Press Release Members of the Secwepemc Nation Fully Support members of the Dzawada’enuxw and Kwikwasutinuxw Haxwamis First Nation occupying the Wicklow Fish Farm

Press Release

Members of the Secwepemc Nation Fully Support members of the Dzawada’enuxw and Kwikwasutinuxw Haxwamis First Nation occupying the Wicklow Fish Farm

August 31, 2017 (Kamloops/Secwepemc Territory) –  The Chiefs of the Shuswap Nation Tribal Council are standing in solidarity with members of the Dzawada’enuxw and Kwikwasutinuxw Haxwamis First Nation in their occupation of fish farms located in their traditional territory located in Northern Vancouver Island. The Secwepemc recognizes that this occupation of Wicklow Fish farm led by Chief Okwilagame (Willie Moon) is an assertion of their authority in their traditional lands and waters after the collapsed fish farm that released thousands of Altlantic salmon. The farmed Atlantic Salmon made their way into the traditional waters of the Shishalh Nation located on the Sunshine Coast in British Columbia.

The Secwepemc people have a clear understanding that fish farms are a threat to the Secwepemc Nation’s cultural identity. The Secwepemc people depend on wild salmon which has been a key staple of our diets since time immemorial. The Secwepemc leadership strives to act towards the protection of salmon in our waterways and sustaining wild fish for current and future generations to come.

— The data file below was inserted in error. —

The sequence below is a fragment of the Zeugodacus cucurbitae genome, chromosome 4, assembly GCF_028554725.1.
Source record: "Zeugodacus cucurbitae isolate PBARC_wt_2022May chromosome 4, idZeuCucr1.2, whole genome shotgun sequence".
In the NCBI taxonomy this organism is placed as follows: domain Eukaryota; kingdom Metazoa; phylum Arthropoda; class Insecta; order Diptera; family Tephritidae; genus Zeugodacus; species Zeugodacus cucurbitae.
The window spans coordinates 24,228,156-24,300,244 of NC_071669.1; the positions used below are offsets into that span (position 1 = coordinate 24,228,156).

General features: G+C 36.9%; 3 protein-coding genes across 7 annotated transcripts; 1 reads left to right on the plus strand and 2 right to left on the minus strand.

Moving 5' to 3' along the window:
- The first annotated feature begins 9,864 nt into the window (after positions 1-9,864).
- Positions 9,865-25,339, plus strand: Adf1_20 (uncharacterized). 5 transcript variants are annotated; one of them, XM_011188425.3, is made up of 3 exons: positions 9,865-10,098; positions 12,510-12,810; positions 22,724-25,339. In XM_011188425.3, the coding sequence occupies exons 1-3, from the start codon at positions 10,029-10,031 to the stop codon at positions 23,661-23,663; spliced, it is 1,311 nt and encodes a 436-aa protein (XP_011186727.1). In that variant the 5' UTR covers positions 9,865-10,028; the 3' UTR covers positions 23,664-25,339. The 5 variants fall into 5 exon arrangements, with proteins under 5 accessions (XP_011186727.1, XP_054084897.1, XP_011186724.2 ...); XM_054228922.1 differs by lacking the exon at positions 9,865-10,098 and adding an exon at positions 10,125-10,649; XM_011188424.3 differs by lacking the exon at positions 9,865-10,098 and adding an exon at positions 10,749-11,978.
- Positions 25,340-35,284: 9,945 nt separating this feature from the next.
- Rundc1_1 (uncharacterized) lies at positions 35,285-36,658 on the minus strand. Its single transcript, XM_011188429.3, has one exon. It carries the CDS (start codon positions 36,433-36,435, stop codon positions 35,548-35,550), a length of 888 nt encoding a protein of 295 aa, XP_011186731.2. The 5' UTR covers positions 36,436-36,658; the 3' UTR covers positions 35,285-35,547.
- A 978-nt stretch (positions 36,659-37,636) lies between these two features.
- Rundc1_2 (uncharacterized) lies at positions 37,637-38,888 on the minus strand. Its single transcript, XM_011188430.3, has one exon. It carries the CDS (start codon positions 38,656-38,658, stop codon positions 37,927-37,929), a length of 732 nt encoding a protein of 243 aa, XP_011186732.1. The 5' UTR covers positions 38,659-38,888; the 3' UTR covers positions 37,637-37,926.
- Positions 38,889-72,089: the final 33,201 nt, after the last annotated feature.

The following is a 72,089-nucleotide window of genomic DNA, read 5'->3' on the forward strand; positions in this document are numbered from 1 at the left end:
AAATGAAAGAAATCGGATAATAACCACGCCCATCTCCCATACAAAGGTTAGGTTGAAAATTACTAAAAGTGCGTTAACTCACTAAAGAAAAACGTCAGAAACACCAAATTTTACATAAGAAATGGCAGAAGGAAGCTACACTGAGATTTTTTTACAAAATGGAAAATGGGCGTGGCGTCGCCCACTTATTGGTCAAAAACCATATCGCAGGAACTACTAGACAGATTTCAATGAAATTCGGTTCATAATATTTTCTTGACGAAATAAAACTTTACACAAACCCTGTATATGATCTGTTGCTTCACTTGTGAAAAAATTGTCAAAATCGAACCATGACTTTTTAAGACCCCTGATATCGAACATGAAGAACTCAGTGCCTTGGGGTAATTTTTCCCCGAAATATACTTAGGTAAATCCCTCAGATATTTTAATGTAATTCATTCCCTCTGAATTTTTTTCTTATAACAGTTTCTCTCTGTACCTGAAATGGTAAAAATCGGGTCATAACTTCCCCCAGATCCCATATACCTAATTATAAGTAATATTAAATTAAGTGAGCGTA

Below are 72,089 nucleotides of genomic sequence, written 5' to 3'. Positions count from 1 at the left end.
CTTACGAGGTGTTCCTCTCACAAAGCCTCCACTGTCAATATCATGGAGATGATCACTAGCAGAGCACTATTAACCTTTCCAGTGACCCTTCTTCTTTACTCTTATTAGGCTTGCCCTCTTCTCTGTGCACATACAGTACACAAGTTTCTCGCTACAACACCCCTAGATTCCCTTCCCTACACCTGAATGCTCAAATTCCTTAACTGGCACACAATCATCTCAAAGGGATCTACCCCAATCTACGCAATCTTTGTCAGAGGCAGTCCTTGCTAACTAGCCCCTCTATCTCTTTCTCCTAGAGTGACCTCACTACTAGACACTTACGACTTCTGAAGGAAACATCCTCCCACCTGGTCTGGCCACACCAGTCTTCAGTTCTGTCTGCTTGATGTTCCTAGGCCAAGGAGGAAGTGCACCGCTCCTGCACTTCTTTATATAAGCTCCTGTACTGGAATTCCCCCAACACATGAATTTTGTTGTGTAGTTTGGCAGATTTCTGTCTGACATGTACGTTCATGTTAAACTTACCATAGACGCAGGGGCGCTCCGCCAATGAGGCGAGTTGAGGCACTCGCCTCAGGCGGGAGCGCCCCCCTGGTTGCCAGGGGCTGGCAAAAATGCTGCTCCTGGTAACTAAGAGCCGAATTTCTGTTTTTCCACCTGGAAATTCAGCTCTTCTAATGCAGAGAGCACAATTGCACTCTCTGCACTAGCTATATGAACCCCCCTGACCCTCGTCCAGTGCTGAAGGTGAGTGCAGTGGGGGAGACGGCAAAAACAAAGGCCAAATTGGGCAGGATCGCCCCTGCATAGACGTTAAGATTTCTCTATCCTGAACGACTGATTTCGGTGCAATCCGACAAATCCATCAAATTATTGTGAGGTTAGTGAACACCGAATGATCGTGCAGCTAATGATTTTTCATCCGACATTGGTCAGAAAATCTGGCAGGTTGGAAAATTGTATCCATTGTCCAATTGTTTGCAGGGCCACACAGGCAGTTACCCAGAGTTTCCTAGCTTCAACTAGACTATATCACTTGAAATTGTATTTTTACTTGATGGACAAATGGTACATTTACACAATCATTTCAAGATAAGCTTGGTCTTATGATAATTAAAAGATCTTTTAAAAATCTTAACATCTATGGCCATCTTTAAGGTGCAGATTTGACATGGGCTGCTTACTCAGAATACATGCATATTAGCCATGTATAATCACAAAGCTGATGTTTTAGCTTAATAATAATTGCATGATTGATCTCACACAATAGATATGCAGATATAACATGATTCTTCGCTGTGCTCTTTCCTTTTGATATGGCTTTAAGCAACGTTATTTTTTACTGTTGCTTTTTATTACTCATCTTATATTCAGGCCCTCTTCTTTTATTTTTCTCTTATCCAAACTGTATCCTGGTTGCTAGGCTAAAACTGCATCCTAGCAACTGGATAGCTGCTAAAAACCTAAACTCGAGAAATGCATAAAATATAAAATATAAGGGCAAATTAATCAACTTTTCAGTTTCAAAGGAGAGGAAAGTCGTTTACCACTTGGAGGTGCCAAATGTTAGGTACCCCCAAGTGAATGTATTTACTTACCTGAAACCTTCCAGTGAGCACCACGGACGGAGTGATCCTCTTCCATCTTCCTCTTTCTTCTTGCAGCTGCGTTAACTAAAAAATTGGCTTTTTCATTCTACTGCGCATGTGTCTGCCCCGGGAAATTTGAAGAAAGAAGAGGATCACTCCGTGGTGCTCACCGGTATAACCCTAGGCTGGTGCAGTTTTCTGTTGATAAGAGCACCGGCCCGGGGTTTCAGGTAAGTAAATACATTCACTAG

The occupations by the Dzawada’enuxw and Kwikwasutinuxw Haxwamis First Nation will continue until the farms are removed. The lack of action from the Department of Fisheries and Oceans Canada is not something the Secwepemc Nation can accept.

Kukpi7 Wayne Christian says, “Government bodies, like DFO, must provide satisfactory responses to all Indigenous Nations that have never given up their inherent authority over their lands and waters. Governments must act to ensure that our rights to our fisheries can continue on for future generations.”

“All Atlantic farmed salmon must be taken out of the ocean as they are a contributing factor to the decline of our wild stocks. We hold Canada responsible for the death and decline our relatives – the salmon.” stated Kukpi7 Wayne Christian.

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About the Secwepemc Nation: The Secwepemc Nation is currently governed by 17 Indian Act Bands and two Tribal Councils, the Northern Shuswap Tribal Council, and the Shuswap Nation Tribal Council. These governing structures were imposed upon our communities with the creation of the Indian Act in 1876. Secwepemc territory spans approximately 180,000 square kilometres in the Interior of British Columbia. We are working to re-establish Nation-to-Nation approach to governance.

Media Contact:

Kukpi7 Wayne Christian, Tribal Chief

Shuswap Nation Tribal Council

Kukpi7_christian@splatsin.ca

250-503-7072

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